LEDs have quite a bit of variance in their V-I curves and the slope is rather steep, so a little change in voltage/temperature can cause a lot of change in current… that is why current limited drivers are used.

FlashPilot
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Thanks TP, this PSU appears to be strictly a CC driver when wired to the emitter. The voltage adjustment pot does absolutely nothing and has no effect on voltage or amperage. I tested it full range several times to make sure. When its not connected to an emitter it works, but when connected it does nothing. The Amp adjustment pot works well and locks in the set current and holds it there precisely. As expected, the voltage drops as the emitter heats up and the current remains constant.

To summarize setting up this particular driver:

Use the current pot to set emitter output. The voltage pot adjustment does nothing, at least with my applications. I have 15 of these drivers and tested several just to make sure. They are also genuine Meanwell, not some cheap chinese knockoff.

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I just mounted one of the emitters to a 20 pound AL heat sink and wired it to the PSU. All I can say is WOW! :bigsmile: These things are bright! :bigsmile: Im running at 3.75A for 7140 lumens, which is 100% rated output and 102 watts being consumed by the psu. Power factor was measured at .97, so these PSU’s are super efficient. A quick glance around the room quickly shows the value of 97 CRI and 3000 K… simply gorgeous light when the entire living room is richly bathed in it.

ImA4Wheelr
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Cool, sounds real nice.  Those warm Bridgelux emitters should do put out gorgeous light.  I've only used the 9 volt versions.  2 in series can be driven nicely by an 18 volt laptop power supply.  2 of those can light up a big room nicely.  Hard to picture how bright those 30 volt puppies are.

FlashPilot
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Do you have a bridgelux part number or a link for the ones you picked up? Are yours mounted and in use, or just for play? Fun stuff!! Its amazing how much light these suckers belt out, especially for for the wattage.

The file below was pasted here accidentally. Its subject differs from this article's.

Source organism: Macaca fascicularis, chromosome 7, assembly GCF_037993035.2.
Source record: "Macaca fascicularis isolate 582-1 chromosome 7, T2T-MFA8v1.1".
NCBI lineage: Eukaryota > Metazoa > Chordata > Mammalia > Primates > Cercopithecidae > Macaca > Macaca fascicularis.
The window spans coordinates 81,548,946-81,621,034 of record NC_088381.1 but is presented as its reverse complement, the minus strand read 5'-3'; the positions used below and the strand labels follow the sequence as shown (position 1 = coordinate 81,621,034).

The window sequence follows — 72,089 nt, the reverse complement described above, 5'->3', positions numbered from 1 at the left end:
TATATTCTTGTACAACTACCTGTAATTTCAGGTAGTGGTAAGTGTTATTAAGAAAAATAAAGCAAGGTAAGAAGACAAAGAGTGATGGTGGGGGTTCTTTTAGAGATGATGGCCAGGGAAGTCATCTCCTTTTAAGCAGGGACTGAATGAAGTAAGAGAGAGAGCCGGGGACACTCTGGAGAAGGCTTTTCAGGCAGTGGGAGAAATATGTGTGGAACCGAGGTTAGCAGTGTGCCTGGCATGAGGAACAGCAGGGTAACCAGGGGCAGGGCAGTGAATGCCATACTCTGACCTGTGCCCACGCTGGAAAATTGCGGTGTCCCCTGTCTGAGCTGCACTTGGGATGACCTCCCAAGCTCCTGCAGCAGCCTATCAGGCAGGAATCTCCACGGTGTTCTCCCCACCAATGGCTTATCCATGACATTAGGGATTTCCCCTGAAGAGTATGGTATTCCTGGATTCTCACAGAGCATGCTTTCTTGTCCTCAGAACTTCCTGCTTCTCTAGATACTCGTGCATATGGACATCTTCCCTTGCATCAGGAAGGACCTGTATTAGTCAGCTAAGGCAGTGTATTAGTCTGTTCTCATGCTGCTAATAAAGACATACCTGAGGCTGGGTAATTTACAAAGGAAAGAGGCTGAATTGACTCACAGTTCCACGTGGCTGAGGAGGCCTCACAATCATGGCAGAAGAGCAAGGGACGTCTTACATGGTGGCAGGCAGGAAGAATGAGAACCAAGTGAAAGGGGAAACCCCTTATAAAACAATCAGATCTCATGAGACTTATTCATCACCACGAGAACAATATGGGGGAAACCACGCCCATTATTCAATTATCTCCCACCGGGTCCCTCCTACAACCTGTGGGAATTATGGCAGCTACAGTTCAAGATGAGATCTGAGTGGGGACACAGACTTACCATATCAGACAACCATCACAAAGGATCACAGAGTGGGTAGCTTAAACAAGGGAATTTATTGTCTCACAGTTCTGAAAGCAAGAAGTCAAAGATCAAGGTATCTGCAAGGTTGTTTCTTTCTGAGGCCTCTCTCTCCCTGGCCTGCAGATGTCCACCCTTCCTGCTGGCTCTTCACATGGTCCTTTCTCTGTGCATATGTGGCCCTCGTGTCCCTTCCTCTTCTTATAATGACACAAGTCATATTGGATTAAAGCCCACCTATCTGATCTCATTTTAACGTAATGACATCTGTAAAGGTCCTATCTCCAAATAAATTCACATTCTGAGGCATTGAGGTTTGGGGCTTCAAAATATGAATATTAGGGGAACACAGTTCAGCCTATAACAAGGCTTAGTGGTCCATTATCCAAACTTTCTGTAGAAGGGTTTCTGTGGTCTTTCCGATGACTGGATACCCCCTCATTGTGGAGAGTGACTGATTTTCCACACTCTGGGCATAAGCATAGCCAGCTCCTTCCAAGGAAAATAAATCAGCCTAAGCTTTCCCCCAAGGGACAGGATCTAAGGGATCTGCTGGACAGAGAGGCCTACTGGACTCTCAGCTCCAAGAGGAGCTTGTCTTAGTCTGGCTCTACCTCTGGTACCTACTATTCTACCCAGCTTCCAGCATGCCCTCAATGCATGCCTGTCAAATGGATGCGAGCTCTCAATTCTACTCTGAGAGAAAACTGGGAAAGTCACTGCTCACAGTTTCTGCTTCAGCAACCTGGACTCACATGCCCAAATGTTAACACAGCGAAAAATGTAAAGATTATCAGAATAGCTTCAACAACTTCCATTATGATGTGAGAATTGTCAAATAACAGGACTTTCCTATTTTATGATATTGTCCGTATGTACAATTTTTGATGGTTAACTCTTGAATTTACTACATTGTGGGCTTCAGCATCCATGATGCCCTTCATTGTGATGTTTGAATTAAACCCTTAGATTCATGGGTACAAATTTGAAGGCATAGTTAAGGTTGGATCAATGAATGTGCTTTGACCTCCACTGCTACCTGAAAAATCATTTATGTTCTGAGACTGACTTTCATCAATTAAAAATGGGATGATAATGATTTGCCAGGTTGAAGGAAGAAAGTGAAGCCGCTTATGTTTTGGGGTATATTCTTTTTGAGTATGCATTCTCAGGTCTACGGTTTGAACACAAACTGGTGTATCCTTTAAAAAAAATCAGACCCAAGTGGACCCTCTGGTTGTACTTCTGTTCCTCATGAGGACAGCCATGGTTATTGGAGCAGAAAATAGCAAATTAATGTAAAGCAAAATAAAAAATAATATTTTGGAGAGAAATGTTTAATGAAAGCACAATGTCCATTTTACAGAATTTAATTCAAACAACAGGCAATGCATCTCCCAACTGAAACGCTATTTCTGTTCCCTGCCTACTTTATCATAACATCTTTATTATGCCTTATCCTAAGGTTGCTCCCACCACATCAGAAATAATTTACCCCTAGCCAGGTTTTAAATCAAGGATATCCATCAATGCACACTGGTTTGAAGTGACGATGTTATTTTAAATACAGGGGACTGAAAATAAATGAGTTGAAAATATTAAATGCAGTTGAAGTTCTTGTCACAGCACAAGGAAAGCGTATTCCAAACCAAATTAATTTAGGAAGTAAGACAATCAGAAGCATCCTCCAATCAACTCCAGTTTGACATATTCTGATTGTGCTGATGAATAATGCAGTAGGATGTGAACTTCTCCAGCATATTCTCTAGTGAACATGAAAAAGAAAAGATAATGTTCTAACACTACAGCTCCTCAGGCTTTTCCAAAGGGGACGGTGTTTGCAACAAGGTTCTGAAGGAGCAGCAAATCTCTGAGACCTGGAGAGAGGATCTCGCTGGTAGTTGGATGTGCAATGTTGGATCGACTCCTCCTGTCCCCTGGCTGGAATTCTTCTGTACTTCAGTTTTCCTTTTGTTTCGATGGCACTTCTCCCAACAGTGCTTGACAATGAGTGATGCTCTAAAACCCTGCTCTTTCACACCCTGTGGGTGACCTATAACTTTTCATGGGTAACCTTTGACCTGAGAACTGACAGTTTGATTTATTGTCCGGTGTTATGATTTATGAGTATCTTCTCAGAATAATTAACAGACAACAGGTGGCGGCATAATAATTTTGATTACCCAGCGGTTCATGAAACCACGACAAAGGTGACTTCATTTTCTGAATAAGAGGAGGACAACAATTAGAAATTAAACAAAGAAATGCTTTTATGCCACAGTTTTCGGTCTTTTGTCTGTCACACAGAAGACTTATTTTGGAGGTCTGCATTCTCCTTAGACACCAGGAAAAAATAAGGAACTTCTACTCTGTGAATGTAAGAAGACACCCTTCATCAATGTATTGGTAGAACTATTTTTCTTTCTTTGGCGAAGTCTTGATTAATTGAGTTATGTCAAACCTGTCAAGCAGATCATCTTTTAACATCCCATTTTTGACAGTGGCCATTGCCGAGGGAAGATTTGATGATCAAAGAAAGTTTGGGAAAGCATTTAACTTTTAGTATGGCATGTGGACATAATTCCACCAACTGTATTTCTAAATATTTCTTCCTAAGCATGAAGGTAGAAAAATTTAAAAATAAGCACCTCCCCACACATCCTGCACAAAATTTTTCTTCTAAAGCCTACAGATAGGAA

ImA4Wheelr
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I'm guessing I bought them a couple years ago (maybe more).  I think I bought them from Digikey, but searching their site revealed nothing that seems to match.  The closest I can find is something like this.   If I recall correctly (probably not), they are only like 80cri (not 97 like yours).

I have two mounted in parking lights enclosures that I use as axillary headlights in one of my cars.  I don't use them in traffic.  Used old heat sinks extracted from old computer supplies to mount them on. I used simple linear regulators that have 3 Vdo to reduce the amount of voltage they have to burn up.  Still get pretty hot though.  Actually need more heat sinking than the emitters.

I only played with them in the house, but haven't yet decided how I want to implement them.  I kind of like the idea of using wall sconces to keep the heat away from the wall.  Light aimed up to the ceiling for indirect lighting.  

I just keep putting flashlight projects ahead of home lighting.

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Ive considered an LED DRL conversion but have been afraid to melt the plastic housings during a hot day. If I was cognizant of them (as you are) I’d put them on a switch and use them only while moving… but Im sure Id eventually forget and suffer an expensive plastic melt-down. I have several heat sinks to chose from, but they would all eventually need air flow while stationary.

The indirect lighting approach with the bridgelux seems to be the best one so far. I have the test bed on a table with the emitter pointed up at the ceiling and it lights the entire room in bright light with smooth transitions. I have 12 foot ceilings in the garage, so I might try the emitters with ledil flood reflectors to see if that cuts the glare and makes them more useful.

Ledil makes several asymmetrical reflectors that would be excellent for wall sonace mounts.